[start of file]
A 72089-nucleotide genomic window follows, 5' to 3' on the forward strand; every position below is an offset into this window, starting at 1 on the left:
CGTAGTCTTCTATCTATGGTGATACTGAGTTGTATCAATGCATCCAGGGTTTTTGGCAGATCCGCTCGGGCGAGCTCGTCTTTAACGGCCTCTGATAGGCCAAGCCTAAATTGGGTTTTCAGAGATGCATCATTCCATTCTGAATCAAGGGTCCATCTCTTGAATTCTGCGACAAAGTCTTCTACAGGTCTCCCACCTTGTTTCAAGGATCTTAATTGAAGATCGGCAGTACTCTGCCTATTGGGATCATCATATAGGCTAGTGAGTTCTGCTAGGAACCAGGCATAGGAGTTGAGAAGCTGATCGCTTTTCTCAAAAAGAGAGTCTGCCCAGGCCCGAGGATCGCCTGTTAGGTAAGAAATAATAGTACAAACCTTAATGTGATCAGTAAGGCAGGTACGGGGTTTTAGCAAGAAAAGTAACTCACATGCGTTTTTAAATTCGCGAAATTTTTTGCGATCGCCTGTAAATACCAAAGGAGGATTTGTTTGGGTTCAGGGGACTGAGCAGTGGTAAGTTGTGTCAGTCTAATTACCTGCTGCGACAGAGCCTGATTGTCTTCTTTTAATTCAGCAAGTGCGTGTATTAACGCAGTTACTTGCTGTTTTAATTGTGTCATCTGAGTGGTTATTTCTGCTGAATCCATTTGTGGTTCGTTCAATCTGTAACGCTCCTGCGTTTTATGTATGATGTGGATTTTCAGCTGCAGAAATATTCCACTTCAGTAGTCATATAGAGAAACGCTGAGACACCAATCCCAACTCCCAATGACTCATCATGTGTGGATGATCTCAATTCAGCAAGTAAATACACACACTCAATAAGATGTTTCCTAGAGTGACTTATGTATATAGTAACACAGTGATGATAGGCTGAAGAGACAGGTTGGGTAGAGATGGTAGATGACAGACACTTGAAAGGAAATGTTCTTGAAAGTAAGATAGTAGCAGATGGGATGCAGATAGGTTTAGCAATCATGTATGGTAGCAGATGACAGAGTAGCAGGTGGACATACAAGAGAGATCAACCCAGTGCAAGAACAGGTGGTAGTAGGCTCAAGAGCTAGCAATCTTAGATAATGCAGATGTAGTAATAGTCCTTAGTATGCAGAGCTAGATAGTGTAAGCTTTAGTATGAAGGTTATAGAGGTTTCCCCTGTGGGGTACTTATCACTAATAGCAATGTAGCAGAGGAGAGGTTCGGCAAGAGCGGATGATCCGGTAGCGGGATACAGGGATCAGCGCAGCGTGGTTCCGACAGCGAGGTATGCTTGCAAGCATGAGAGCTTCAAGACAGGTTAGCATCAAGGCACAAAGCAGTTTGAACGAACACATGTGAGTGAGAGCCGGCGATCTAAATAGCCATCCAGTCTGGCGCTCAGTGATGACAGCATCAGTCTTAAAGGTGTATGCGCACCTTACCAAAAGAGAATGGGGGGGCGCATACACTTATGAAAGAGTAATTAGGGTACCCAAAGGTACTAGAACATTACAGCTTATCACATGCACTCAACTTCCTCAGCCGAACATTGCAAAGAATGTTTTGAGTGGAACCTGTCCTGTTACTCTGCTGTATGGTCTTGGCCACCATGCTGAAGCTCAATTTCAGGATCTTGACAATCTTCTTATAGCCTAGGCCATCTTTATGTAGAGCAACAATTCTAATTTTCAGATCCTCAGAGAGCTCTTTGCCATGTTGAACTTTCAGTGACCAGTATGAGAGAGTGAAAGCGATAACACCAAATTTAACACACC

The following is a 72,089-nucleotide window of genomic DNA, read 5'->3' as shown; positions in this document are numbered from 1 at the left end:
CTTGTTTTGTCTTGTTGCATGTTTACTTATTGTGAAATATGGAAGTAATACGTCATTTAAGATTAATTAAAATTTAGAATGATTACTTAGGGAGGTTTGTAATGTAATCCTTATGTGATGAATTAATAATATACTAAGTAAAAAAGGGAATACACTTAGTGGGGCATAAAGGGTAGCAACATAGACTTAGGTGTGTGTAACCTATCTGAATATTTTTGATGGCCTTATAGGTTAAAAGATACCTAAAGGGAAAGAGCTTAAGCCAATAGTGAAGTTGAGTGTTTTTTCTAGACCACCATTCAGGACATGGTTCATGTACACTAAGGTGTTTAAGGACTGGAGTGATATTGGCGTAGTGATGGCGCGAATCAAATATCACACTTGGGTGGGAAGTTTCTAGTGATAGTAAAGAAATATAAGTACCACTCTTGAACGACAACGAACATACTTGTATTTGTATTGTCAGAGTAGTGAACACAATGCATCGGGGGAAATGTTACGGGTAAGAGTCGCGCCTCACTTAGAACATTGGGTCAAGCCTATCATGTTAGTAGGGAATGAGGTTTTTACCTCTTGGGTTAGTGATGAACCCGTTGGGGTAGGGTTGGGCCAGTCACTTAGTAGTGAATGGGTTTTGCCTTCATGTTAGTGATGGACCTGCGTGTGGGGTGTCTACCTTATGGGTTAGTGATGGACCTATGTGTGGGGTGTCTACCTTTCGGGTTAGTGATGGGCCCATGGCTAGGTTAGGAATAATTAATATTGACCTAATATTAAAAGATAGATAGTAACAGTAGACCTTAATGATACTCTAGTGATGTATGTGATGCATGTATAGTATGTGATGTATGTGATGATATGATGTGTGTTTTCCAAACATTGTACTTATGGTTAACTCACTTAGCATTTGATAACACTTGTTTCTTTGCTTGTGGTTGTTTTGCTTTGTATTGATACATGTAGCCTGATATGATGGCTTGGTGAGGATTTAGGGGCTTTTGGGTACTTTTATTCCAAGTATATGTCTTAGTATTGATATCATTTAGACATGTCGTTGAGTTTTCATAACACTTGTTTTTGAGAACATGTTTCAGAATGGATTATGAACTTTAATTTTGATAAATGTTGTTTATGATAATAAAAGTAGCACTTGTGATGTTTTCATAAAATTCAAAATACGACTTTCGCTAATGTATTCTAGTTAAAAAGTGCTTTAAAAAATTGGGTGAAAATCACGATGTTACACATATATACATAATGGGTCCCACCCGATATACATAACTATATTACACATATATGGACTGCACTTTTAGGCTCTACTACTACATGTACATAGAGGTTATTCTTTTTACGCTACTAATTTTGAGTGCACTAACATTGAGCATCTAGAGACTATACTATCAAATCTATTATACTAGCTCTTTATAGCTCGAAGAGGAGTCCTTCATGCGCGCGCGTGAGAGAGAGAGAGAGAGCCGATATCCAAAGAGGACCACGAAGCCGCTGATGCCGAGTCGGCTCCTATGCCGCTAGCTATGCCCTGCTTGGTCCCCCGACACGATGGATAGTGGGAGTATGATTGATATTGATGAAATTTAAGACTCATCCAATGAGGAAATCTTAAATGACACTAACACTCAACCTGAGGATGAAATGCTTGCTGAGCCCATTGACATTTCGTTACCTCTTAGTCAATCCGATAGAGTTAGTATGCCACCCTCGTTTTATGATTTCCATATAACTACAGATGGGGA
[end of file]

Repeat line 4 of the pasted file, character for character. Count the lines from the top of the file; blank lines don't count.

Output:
CTTGTTTTGTCTTGTTGCATGTTTACTTATTGTGAAATATGGAAGTAATACGTCATTTAAGATTAATTAAAATTTAGAATGATTACTTAGGGAGGTTTGTAATGTAATCCTTATGTGATGAATTAATAATATACTAAGTAAAAAAGGGAATACACTTAGTGGGGCATAAAGGGTAGCAACATAGACTTAGGTGTGTGTAACCTATCTGAATATTTTTGATGGCCTTATAGGTTAAAAGATACCTAAAGGGAAAGAGCTTAAGCCAATAGTGAAGTTGAGTGTTTTTTCTAGACCACCATTCAGGACATGGTTCATGTACACTAAGGTGTTTAAGGACTGGAGTGATATTGGCGTAGTGATGGCGCGAATCAAATATCACACTTGGGTGGGAAGTTTCTAGTGATAGTAAAGAAATATAAGTACCACTCTTGAACGACAACGAACATACTTGTATTTGTATTGTCAGAGTAGTGAACACAATGCATCGGGGGAAATGTTACGGGTAAGAGTCGCGCCTCACTTAGAACATTGGGTCAAGCCTATCATGTTAGTAGGGAATGAGGTTTTTACCTCTTGGGTTAGTGATGAACCCGTTGGGGTAGGGTTGGGCCAGTCACTTAGTAGTGAATGGGTTTTGCCTTCATGTTAGTGATGGACCTGCGTGTGGGGTGTCTACCTTATGGGTTAGTGATGGACCTATGTGTGGGGTGTCTACCTTTCGGGTTAGTGATGGGCCCATGGCTAGGTTAGGAATAATTAATATTGACCTAATATTAAAAGATAGATAGTAACAGTAGACCTTAATGATACTCTAGTGATGTATGTGATGCATGTATAGTATGTGATGTATGTGATGATATGATGTGTGTTTTCCAAACATTGTACTTATGGTTAACTCACTTAGCATTTGATAACACTTGTTTCTTTGCTTGTGGTTGTTTTGCTTTGTATTGATACATGTAGCCTGATATGATGGCTTGGTGAGGATTTAGGGGCTTTTGGGTACTTTTATTCCAAGTATATGTCTTAGTATTGATATCATTTAGACATGTCGTTGAGTTTTCATAACACTTGTTTTTGAGAACATGTTTCAGAATGGATTATGAACTTTAATTTTGATAAATGTTGTTTATGATAATAAAAGTAGCACTTGTGATGTTTTCATAAAATTCAAAATACGACTTTCGCTAATGTATTCTAGTTAAAAAGTGCTTTAAAAAATTGGGTGAAAATCACGATGTTACACATATATACATAATGGGTCCCACCCGATATACATAACTATATTACACATATATGGACTGCACTTTTAGGCTCTACTACTACATGTACATAGAGGTTATTCTTTTTACGCTACTAATTTTGAGTGCACTAACATTGAGCATCTAGAGACTATACTATCAAATCTATTATACTAGCTCTTTATAGCTCGAAGAGGAGTCCTTCATGCGCGCGCGTGAGAGAGAGAGAGAGAGCCGATATCCAAAGAGGACCACGAAGCCGCTGATGCCGAGTCGGCTCCTATGCCGCTAGCTATGCCCTGCTTGGTCCCCCGACACGATGGATAGTGGGAGTATGATTGATATTGATGAAATTTAAGACTCATCCAATGAGGAAATCTTAAATGACACTAACACTCAACCTGAGGATGAAATGCTTGCTGAGCCCATTGACATTTCGTTACCTCTTAGTCAATCCGATAGAGTTAGTATGCCACCCTCGTTTTATGATTTCCATATAACTACAGATGGGGA